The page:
• Calcareous shoreline outcrop (guide)
    A community that occurs along the shores of lakes and streams on outcrops of calcareous rocks such as limestone and dolomite. The vegetation is sparse; most plants are rooted in rock crevices.
  • Marl fen (guide)
    A wetland that occurs on a bed of marl. Marl is a whitish substance that is deposited from water that has a lot of calcium dissolved in it. The whitish substance is calcium carbonate, people used to harvest marl to lime agricultural fields. The marl substrate is always saturated, may be flooded, and has a very high pH, generally greater than 7.5. The main source of water is always groundwater. The plants are often sparse and stunted. Marl fens may occur as small patches within a rich graminoid fen.
  • Rich graminoid fen* (guide)
    A wetland of mostly grasses usually fed by water from highly calcareous springs or seepage. These waters have high concentrations of minerals and high pH values, generally from 6.0 to 7.8. Plant remains do not decompose rapidly and these grasses usually grow on older, undecomposed plant parts. * probable association but not confirmed.
  • Rich shrub fen* (guide)
    A wetland with many shrubs that is usually fed by water from springs and seeps. These waters have high concentrations of minerals and high pH values, generally from 6.0 to 7.8. Plant remains in these fens do not decompose rapidly and thus the plants in these fens usually grow on older, undecomposed woody plant parts. * probable association but not confirmed.
  • Rich sloping fen* (guide)
    A small, gently sloping wetland that occurs in a shallow depression on a slope composed of calcareous glacial deposits. Sloping fens are fed by small springs or groundwater seepage. Like other rich fens, their water sources have high concentrations of minerals and high pH values, generally from 6.0 to 7.8. They often have water flowing at the surface in small channels or rivulets. * probable association but not confirmed.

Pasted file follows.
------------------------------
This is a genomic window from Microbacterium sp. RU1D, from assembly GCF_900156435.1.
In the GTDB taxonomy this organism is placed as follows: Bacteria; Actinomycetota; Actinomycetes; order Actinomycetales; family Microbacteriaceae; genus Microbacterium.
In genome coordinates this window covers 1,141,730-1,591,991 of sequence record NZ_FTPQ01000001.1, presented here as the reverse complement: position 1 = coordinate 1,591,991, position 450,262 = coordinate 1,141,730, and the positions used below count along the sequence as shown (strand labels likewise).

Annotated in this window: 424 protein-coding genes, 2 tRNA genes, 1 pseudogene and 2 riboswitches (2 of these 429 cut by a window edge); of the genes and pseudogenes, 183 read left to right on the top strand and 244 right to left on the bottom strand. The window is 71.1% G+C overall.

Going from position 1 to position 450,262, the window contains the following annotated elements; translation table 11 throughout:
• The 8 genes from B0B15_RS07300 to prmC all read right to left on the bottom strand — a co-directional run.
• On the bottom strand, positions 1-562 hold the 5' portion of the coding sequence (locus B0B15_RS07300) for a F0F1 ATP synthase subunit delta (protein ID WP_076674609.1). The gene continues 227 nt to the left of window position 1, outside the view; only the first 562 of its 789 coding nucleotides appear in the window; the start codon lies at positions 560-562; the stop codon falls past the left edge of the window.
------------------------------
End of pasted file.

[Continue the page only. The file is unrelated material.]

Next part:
Associated Species

  • Cladium mariscoides (twig-rush)
  • Eleocharis rostellata (walking spike-rush)
  • Lobelia kalmii (Kalm's lobelia)
  • Oligoneuron ohioense
  • Solidago nemoralis
  • Symphyotrichum lateriflorum (calico-aster)
  • Triantha glutinosa (sticky false asphodel)
  • Zigadenus sp.

Range

New York State Distribution

Viola nephrophylla is known from scattered locations in the western and northern parts of the state.

Identification Comments

General Description

Viola nephrophylla is a perennial wildflower species. Its leaves are hairless, and wider than long, with roughly kidney-shaped bases. It is a "stemless" species, the flowers borne singly on leafless stalks emerge directly from the base of the plants. In Viola nephrophylla the flowering stalks extend much above the flowers. The petals are blue, the bottom and two adjacent ones densely "bearded" with threadlike hairs. The sepals are short, and obtuse to rounded at the apex. Like most other violets V. nephropylla also produces cleistogamous, or petal-less flowers, held on separate, erect basal stalks. The fruit are green, short, egg-shaped capsules, holding green-black seeds.

Similar Species

Viola sororia has leaves moderately to densely hairy throughout, and flowers as tall as or barely exceeding the leaves, and it is a plant of common upland habitats, while V. nephrophylla is most often found in cold, calcareous wetlands. Viola cucullata, Marsh Blue Violet, has a hairless bottom petal and long-tapering sepals with acute apices, and is a plant of circumneutral to acidic wetlands (Ballard 1994).